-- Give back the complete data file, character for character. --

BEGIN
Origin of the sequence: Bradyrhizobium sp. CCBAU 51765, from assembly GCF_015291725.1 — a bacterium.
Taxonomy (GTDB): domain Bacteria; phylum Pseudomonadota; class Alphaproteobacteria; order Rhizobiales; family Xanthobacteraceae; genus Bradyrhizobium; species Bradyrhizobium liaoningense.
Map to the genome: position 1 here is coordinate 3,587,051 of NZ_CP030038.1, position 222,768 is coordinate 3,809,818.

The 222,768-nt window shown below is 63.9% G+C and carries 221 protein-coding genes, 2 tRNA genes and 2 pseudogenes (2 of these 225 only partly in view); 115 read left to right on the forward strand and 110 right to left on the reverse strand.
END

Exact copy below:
Origin of the sequence: Bradyrhizobium sp. CCBAU 51765, from assembly GCF_015291725.1 — a bacterium.
Taxonomy (GTDB): domain Bacteria; phylum Pseudomonadota; class Alphaproteobacteria; order Rhizobiales; family Xanthobacteraceae; genus Bradyrhizobium; species Bradyrhizobium liaoningense.
Map to the genome: position 1 here is coordinate 3,587,051 of NZ_CP030038.1, position 222,768 is coordinate 3,809,818.

The 222,768-nt window shown below is 63.9% G+C and carries 221 protein-coding genes, 2 tRNA genes and 2 pseudogenes (2 of these 225 only partly in view); 115 read left to right on the forward strand and 110 right to left on the reverse strand.